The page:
Capitol Alert

California population nears 40 million, up less than 1 percent

In this Thursday, May 26, 2011 file photo, a motorcyclist rides between lanes as traffic backs up on US highway 101 before the start of the Memorial Day weekend in Mill Valley, Calif.
In this Thursday, May 26, 2011 file photo, a motorcyclist rides between lanes as traffic backs up on US highway 101 before the start of the Memorial Day weekend in Mill Valley, Calif. AP

California gained 348,000 residents in 2015, bringing its population to 39.3 million, the state Department of Finance’s demographers reported Monday.

The annual growth rate, just under 1 percent, follows a recent pattern and is less than half of what it was during the state’s most recent population boom in the 1980s. It indicates that California will hit 40 million in about three years.

Three-fourths of the state’s growth is so-called “natural increase” – the difference between births and deaths.

The state produces about a half-million babies each year – almost one baby per minute – and about 250,000 Californians die each year, but the 2-1 ratio is closing as births decline and deaths edge upward.

The remainder of 2015’s population growth, about 100,000, is net migration –the difference between people moving in and moving out. While the state continues to see an inflow of immigrants from other countries, legal and illegal, it loses more people to other states than it gains.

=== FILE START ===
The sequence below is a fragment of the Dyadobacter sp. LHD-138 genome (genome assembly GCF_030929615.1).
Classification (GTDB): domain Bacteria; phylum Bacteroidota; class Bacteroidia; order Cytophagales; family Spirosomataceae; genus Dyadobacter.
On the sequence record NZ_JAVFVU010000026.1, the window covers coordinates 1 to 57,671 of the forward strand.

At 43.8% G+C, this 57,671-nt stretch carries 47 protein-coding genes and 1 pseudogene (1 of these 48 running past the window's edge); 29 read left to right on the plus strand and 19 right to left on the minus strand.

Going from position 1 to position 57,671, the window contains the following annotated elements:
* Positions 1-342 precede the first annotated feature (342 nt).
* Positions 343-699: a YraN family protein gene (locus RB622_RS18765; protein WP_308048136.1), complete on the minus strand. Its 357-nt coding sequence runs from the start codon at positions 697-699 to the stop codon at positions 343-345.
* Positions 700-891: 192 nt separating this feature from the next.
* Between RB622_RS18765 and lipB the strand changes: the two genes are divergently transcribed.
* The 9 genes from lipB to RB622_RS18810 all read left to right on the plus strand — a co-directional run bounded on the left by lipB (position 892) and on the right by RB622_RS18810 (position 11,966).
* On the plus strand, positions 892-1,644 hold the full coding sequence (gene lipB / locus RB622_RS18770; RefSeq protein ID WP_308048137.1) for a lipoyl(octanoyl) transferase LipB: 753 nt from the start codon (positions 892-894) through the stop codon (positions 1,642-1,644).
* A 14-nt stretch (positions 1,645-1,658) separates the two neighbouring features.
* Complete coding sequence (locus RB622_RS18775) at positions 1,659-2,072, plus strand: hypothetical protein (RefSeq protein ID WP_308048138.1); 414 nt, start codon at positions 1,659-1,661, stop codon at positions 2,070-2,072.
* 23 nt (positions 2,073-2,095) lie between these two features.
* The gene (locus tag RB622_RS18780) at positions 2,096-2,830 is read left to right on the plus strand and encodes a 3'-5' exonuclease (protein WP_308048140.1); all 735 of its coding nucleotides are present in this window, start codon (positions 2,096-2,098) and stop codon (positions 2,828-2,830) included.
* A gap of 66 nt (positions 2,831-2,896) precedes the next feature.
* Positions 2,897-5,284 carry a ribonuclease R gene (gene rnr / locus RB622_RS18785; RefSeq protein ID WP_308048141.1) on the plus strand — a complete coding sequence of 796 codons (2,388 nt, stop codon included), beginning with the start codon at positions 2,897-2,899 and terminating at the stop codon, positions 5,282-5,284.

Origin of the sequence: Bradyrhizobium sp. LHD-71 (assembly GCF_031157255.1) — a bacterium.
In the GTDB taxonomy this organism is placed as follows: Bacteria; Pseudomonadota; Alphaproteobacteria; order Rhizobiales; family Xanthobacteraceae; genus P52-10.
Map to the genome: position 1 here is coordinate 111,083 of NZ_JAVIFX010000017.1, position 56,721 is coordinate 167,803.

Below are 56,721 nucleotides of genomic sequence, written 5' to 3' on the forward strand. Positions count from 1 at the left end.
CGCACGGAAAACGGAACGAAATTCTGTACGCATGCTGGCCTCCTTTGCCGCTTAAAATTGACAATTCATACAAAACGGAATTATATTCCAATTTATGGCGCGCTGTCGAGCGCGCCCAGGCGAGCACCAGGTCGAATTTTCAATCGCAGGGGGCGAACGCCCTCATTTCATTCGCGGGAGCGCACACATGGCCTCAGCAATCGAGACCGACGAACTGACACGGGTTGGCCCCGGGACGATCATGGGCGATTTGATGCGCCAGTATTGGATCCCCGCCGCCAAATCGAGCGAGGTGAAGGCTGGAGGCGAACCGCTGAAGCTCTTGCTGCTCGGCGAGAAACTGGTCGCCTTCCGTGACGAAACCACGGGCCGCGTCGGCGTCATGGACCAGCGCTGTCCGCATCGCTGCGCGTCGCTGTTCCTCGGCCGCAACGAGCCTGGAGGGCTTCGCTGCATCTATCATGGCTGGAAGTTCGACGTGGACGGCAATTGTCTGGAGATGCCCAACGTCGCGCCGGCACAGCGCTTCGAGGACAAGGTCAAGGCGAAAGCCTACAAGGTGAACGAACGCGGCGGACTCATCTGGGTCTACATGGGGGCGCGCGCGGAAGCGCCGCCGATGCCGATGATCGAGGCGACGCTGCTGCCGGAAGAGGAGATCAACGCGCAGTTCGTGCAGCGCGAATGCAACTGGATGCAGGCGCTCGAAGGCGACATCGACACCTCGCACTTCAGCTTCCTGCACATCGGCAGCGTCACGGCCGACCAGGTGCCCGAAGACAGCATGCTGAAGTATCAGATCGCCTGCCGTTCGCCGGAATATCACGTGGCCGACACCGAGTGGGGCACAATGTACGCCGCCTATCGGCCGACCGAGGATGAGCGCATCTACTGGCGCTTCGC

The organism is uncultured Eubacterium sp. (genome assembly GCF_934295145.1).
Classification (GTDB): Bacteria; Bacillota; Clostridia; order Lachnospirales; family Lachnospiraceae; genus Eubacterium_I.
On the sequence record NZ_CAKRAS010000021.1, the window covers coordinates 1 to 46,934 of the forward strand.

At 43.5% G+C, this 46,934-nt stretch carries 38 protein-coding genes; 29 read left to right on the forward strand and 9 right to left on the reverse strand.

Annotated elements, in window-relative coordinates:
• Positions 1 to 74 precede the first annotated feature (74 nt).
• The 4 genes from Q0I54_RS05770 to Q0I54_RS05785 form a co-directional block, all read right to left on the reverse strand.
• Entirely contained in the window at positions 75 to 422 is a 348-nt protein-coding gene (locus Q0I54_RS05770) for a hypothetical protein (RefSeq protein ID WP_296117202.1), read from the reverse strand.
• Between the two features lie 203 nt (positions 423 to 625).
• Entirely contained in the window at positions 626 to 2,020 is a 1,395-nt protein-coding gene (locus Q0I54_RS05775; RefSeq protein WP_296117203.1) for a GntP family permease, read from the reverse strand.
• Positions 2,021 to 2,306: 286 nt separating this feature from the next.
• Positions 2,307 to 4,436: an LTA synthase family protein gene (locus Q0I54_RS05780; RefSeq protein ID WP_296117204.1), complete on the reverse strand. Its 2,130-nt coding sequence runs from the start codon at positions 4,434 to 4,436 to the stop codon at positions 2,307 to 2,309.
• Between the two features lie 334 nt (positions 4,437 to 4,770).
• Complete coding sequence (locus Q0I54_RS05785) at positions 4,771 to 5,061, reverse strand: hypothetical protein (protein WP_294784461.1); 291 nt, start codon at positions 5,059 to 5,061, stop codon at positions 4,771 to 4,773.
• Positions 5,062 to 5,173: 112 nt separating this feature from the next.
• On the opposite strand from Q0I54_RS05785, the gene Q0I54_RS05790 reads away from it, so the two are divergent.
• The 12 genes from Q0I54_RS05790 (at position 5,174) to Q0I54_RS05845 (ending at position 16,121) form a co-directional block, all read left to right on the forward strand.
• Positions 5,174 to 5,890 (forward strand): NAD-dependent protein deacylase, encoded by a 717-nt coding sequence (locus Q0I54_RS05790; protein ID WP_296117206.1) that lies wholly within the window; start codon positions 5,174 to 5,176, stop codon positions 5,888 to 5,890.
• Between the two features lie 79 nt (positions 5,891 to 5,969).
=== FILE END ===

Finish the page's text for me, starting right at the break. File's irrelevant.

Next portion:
Los Angeles, the state’s largest city by far, also saw the state’s biggest numerical gain, 50,000, during 2015, but at 1.3 percent it was far from being its fastest growing city.

The fastest growing city over 30,000 in population goes to Porterville, in Tulare County, which saw a 5.3 percent gain last year. But 80 miles due west from Porterville, Avenal had the state’s largest percentage decline, down 5 percent, due to inmate reductions in the town’s large state prison.

Vernon, an industrial city near downtown Los Angeles, saw the fastest gain of any city, 72.1 percent. Vernon had almost no residents except city employees and their families for decades, but scandal drove it to change policies and it has undertaken some housing development.

Finally, San Joaquin was the state’s fastest growing county last year at more than 1.3 percent, followed by Yolo, Riverside and Santa Clara, all slightly under 1.3 percent.

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